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Turkish President Recep Tayyip Erdogan. Photo by OZAN KOSE/AFP/Getty Images.

A new report from the United Nations has detailed extensive human rights violations in Turkey and calls for an end to the country's 20-month state of emergency. The report's findings include evidence of large-scale arbitrary detentions, suppression of free speech and the use of torture by security forces, justified under the state-sponsored guise of "links to terrorist organizations."

“The numbers are just staggering: nearly 160,000 people arrested during an 18-month state of emergency; 152,000 civil servants dismissed, many totally arbitrarily; teachers, judges and lawyers dismissed or prosecuted; journalists arrested, media outlets shut down and websites blocked – clearly the successive states of emergency declared in Turkey have been used to severely and arbitrarily curtail the human rights of a very large number of people,”
— UN High Commissioner for Human Rights Zeid Ra’ad Al Hussein

The backdrop: President Erdoğan has extended the state of emergency six times since the 2016 failed coup in an attempt to purge the influence of Fethullah Gülen — an exiled preacher accused of masterminding the coup — from Turkish society.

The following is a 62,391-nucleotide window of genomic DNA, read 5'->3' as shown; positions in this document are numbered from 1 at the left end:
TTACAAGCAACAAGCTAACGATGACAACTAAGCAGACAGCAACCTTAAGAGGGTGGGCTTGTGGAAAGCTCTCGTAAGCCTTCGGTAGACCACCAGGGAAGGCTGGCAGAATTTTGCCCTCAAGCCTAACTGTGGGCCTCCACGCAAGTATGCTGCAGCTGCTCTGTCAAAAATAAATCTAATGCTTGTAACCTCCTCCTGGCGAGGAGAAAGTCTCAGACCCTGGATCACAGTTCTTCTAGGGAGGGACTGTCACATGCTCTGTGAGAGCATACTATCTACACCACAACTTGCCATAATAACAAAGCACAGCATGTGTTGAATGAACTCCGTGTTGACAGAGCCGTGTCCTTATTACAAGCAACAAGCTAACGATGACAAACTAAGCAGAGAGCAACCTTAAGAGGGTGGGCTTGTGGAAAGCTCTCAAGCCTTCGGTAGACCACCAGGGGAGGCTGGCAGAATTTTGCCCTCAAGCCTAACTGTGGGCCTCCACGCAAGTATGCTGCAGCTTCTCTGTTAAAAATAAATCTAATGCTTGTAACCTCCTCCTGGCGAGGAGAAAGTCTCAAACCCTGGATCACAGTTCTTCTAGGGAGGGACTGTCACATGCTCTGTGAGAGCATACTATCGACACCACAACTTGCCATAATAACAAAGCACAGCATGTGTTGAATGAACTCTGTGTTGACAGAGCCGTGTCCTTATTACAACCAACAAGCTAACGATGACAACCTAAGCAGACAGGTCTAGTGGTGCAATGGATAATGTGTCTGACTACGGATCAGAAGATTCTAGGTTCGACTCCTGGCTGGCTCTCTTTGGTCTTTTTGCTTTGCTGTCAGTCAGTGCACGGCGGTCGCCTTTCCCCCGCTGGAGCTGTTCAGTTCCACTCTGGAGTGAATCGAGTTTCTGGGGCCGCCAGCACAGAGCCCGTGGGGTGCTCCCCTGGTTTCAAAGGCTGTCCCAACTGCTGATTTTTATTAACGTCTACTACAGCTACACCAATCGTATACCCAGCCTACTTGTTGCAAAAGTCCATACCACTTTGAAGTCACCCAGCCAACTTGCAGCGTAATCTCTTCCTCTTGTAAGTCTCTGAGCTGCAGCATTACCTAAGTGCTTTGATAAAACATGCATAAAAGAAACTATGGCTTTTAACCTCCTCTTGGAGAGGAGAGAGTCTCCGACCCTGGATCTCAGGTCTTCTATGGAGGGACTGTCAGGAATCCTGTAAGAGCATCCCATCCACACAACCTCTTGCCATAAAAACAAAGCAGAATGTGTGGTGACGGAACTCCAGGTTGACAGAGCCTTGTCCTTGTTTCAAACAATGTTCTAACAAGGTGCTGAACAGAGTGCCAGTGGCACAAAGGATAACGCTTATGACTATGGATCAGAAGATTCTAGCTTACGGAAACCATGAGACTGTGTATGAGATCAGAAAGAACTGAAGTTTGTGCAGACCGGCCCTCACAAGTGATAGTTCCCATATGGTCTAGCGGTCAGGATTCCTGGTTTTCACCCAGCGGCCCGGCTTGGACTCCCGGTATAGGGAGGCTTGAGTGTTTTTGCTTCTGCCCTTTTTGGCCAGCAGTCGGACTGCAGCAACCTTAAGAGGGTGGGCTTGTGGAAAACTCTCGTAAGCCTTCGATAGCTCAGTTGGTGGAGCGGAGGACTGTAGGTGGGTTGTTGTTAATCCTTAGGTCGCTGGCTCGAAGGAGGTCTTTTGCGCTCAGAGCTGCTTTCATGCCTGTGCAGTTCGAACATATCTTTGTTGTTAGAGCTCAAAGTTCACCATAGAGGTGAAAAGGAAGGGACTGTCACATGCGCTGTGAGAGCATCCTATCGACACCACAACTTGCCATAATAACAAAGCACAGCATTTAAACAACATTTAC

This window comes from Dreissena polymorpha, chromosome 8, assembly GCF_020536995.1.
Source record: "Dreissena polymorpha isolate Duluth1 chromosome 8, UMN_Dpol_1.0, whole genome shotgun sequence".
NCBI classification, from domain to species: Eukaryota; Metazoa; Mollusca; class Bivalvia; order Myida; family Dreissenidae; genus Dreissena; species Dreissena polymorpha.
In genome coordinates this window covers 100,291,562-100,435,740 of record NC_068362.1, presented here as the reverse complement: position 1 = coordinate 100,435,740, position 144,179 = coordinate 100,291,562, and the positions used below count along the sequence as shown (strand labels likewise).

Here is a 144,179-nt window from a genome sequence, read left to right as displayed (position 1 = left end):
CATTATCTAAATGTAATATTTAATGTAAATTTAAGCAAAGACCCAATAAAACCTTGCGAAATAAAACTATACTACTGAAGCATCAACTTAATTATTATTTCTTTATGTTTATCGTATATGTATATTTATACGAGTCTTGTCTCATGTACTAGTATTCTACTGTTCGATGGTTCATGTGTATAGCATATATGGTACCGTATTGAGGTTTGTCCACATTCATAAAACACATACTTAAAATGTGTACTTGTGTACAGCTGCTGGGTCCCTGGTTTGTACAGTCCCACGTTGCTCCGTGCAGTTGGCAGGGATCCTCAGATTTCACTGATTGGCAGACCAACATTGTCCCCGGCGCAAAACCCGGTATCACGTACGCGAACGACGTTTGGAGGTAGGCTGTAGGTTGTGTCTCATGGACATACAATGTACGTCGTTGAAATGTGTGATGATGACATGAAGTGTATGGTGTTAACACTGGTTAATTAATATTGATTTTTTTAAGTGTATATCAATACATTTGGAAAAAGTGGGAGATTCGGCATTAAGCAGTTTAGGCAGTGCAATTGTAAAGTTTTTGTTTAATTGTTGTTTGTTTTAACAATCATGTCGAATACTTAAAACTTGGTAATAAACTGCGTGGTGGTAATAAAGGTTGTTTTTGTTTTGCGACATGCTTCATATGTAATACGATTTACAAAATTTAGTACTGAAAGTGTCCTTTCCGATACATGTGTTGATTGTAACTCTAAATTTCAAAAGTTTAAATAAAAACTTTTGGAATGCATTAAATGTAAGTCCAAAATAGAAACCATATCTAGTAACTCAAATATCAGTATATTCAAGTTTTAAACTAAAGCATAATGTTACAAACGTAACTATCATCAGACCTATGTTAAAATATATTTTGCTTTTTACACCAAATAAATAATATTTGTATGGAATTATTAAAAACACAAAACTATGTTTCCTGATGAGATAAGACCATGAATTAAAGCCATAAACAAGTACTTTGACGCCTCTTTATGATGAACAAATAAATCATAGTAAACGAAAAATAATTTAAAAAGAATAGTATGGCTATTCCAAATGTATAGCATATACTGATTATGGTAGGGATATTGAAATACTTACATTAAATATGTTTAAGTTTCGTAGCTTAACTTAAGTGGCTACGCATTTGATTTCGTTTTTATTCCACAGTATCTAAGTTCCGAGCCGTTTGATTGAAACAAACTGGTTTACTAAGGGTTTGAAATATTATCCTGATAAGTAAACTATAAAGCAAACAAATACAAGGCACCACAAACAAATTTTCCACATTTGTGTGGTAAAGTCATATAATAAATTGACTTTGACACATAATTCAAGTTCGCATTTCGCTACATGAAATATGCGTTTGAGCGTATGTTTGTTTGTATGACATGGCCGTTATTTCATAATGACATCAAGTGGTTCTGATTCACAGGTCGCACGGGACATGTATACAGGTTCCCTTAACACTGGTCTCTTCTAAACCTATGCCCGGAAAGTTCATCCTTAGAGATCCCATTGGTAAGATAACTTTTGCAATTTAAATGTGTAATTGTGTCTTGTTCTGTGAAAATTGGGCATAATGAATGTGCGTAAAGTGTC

Turkey's response: ""[The report] contains unfounded allegations matching up perfectly with the propaganda efforts of terrorist organizations. It completely ignores the severe and multiple terrorist threats faced by Turkey and particularly, the effects on the protection of human rights of the July 15 coup attempt that targeted the survival of our country and the democratic life of our nation."

Go deeper

Biden signs racial equity executive orders

Joe Biden prays at Grace Lutheran Church in Kenosha, Wisconsin, on September 3, 2020, in the aftermath of the police shooting of Jacob Blake. PHOTO: Jim Watson/AFP via Getty Images

President Joe Biden on Tuesday signed executive orders on housing and ending the Justice Department's use of private prisons as part of what the White House is calling his “racial equity agenda.”

The big picture: Biden needs the support of Congress to push through police reform or new voting rights legislation. The executive orders serve as his down payment to immediately address systemic racism while he focuses on the pandemic.

Senate confirms Antony Blinken as secretary of state

Antony Blinken. Photo: Alex Edelman/Pool/AFP via Getty Images

The Senate voted 78-22 on Tuesday to confirm Antony Blinken as secretary of state.

Why it matters: Blinken, a longtime adviser to President Biden, will lead the administration's diplomatic efforts to re-engage with the world after four years of former President Trump's "America first" policy.

2 hours ago - World

Former Google CEO and others call for U.S.-China tech "bifurcation"

Illustration: Aïda Amer/Axios

A new set of proposals by a group of influential D.C. insiders and tech industry practitioners calling for a degree of "bifurcation" in the U.S. and Chinese tech sectors is circulating in the Biden administration. Axios has obtained a copy.

Why it matters: The idea of "decoupling" certain sectors of the U.S. and Chinese economies felt radical three years ago, when Trump's trade war brought the term into common parlance. But now the strategy has growing bipartisan and even industry support.

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